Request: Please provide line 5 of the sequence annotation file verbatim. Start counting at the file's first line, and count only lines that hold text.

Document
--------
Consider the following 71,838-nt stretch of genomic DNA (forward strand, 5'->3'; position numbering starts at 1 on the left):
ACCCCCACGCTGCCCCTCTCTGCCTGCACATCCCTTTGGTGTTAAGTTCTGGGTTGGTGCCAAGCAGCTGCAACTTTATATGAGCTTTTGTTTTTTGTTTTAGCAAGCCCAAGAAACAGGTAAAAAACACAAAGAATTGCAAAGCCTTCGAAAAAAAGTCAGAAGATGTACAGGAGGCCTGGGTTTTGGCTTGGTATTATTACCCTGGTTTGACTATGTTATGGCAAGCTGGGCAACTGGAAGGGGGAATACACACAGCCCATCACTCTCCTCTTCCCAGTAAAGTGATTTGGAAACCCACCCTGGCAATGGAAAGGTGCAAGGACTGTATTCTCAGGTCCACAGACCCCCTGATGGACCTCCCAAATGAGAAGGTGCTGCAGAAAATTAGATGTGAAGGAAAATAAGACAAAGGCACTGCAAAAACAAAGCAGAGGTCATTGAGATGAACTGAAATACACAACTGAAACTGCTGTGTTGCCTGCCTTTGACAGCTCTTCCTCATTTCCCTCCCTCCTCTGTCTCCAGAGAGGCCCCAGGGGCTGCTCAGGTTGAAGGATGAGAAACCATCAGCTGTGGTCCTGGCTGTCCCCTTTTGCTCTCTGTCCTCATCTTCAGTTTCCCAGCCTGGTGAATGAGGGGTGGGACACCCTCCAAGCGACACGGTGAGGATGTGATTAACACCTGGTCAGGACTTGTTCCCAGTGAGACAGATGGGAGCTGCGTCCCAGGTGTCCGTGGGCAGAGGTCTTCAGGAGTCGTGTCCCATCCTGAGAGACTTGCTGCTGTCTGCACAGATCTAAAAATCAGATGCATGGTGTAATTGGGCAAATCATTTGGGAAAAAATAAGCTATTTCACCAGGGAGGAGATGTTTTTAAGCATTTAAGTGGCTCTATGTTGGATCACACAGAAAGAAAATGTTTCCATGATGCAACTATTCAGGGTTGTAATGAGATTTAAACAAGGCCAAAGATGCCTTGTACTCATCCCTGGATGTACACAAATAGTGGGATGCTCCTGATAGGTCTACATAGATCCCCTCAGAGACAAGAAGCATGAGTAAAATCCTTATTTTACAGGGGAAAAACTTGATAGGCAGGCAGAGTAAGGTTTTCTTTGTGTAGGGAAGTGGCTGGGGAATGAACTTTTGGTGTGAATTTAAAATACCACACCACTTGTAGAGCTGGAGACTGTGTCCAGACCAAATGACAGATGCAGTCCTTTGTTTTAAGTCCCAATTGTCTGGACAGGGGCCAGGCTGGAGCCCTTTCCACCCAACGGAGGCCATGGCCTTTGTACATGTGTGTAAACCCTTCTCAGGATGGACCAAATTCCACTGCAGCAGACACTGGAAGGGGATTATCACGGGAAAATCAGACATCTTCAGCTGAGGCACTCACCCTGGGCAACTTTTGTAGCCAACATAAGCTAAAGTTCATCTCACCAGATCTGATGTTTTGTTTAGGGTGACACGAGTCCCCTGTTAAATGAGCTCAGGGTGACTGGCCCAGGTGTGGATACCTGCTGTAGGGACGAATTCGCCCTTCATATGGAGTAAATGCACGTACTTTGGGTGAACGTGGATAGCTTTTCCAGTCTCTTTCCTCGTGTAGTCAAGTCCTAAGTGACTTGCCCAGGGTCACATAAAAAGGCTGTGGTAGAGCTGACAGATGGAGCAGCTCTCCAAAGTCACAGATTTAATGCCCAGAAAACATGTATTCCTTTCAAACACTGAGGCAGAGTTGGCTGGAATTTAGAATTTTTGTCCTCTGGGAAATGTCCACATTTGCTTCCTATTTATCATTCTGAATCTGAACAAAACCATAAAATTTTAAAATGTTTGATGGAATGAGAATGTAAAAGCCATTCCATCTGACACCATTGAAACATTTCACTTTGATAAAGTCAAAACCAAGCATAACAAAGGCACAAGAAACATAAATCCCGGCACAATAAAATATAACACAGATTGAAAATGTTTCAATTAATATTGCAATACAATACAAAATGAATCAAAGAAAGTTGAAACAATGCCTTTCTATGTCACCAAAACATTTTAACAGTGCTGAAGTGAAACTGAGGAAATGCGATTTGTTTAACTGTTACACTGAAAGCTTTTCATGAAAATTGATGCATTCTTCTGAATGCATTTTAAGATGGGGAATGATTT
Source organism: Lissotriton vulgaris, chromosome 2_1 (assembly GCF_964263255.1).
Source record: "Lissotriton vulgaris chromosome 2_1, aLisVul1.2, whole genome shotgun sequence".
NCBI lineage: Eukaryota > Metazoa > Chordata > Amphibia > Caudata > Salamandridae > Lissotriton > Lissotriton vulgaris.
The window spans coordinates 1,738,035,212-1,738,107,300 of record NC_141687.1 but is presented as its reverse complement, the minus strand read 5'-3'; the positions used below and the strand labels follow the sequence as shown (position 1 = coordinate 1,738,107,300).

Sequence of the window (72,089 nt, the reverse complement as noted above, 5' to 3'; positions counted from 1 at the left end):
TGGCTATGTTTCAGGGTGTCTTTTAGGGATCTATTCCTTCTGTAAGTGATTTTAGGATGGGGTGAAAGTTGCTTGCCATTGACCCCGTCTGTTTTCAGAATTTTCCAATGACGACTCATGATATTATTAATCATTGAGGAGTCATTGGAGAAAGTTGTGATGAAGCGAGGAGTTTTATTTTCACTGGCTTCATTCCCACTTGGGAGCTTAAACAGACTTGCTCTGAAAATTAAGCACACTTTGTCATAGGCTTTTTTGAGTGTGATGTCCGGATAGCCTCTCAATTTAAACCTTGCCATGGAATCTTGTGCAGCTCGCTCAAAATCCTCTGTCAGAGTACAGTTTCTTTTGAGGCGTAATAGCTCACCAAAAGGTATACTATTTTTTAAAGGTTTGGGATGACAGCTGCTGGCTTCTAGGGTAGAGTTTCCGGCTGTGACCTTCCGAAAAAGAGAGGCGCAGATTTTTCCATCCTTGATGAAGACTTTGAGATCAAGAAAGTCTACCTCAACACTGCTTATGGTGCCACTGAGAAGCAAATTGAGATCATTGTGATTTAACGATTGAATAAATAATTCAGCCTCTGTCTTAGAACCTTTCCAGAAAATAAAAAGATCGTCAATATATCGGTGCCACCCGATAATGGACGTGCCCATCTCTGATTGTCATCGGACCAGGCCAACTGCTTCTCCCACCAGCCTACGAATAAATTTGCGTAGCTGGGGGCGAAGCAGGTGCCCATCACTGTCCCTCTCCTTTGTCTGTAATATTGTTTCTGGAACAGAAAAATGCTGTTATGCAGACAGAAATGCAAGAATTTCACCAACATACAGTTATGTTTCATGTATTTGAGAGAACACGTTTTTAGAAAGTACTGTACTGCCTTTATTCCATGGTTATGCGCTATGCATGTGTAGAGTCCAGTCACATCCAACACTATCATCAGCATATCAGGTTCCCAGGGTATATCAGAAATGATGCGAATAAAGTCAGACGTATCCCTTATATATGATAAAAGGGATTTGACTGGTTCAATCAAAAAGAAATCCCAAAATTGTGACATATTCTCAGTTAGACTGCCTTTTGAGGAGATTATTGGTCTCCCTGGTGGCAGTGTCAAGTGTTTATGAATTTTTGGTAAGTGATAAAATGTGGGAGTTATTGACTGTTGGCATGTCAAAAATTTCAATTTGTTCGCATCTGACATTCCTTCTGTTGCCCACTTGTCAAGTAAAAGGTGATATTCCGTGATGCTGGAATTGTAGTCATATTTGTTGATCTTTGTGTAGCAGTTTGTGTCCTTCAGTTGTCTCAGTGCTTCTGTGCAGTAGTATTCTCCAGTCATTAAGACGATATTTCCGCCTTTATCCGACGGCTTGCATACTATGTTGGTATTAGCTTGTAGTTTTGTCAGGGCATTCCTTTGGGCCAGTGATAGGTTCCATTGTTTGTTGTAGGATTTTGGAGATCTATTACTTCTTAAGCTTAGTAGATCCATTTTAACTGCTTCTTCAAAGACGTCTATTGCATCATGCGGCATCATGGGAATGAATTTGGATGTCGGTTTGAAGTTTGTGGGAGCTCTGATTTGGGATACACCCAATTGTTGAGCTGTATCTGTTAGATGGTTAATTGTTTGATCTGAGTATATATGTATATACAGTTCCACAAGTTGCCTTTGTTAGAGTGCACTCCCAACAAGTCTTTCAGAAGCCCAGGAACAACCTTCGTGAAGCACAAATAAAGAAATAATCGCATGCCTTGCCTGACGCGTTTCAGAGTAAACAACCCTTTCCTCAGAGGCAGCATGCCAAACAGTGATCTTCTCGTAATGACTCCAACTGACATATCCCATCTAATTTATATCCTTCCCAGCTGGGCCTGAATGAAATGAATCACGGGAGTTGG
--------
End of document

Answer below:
NCBI lineage: Eukaryota > Metazoa > Chordata > Amphibia > Caudata > Salamandridae > Lissotriton > Lissotriton vulgaris.